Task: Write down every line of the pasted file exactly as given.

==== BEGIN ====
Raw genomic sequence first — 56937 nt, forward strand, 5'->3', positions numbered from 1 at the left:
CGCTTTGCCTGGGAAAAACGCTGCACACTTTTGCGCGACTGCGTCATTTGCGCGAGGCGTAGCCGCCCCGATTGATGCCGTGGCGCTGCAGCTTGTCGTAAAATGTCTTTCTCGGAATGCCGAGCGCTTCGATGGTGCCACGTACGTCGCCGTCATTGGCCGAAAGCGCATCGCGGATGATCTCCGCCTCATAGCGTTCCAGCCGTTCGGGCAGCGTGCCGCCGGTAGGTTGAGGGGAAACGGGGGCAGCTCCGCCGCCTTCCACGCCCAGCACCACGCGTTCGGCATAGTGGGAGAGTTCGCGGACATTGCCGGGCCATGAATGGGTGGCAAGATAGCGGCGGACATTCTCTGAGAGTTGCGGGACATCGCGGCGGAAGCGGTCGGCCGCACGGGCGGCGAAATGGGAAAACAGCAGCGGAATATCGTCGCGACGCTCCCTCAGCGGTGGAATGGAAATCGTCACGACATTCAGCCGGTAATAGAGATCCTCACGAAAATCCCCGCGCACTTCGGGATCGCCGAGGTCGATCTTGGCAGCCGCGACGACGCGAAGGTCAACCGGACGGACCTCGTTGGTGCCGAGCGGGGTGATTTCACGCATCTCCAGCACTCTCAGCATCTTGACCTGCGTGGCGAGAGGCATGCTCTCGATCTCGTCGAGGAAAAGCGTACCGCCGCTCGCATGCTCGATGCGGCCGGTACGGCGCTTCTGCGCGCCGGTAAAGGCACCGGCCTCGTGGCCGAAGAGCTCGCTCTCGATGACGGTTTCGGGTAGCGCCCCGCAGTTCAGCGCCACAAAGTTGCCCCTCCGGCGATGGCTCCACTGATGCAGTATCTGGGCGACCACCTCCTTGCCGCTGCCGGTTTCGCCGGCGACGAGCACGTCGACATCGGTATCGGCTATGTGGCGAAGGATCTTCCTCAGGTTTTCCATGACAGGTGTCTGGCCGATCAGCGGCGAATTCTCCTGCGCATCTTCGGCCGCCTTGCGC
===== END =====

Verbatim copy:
Raw genomic sequence first — 56937 nt, forward strand, 5'->3', positions numbered from 1 at the left:
CGCTTTGCCTGGGAAAAACGCTGCACACTTTTGCGCGACTGCGTCATTTGCGCGAGGCGTAGCCGCCCCGATTGATGCCGTGGCGCTGCAGCTTGTCGTAAAATGTCTTTCTCGGAATGCCGAGCGCTTCGATGGTGCCACGTACGTCGCCGTCATTGGCCGAAAGCGCATCGCGGATGATCTCCGCCTCATAGCGTTCCAGCCGTTCGGGCAGCGTGCCGCCGGTAGGTTGAGGGGAAACGGGGGCAGCTCCGCCGCCTTCCACGCCCAGCACCACGCGTTCGGCATAGTGGGAGAGTTCGCGGACATTGCCGGGCCATGAATGGGTGGCAAGATAGCGGCGGACATTCTCTGAGAGTTGCGGGACATCGCGGCGGAAGCGGTCGGCCGCACGGGCGGCGAAATGGGAAAACAGCAGCGGAATATCGTCGCGACGCTCCCTCAGCGGTGGAATGGAAATCGTCACGACATTCAGCCGGTAATAGAGATCCTCACGAAAATCCCCGCGCACTTCGGGATCGCCGAGGTCGATCTTGGCAGCCGCGACGACGCGAAGGTCAACCGGACGGACCTCGTTGGTGCCGAGCGGGGTGATTTCACGCATCTCCAGCACTCTCAGCATCTTGACCTGCGTGGCGAGAGGCATGCTCTCGATCTCGTCGAGGAAAAGCGTACCGCCGCTCGCATGCTCGATGCGGCCGGTACGGCGCTTCTGCGCGCCGGTAAAGGCACCGGCCTCGTGGCCGAAGAGCTCGCTCTCGATGACGGTTTCGGGTAGCGCCCCGCAGTTCAGCGCCACAAAGTTGCCCCTCCGGCGATGGCTCCACTGATGCAGTATCTGGGCGACCACCTCCTTGCCGCTGCCGGTTTCGCCGGCGACGAGCACGTCGACATCGGTATCGGCTATGTGGCGAAGGATCTTCCTCAGGTTTTCCATGACAGGTGTCTGGCCGATCAGCGGCGAATTCTCCTGCGCATCTTCGGCCGCCTTGCGC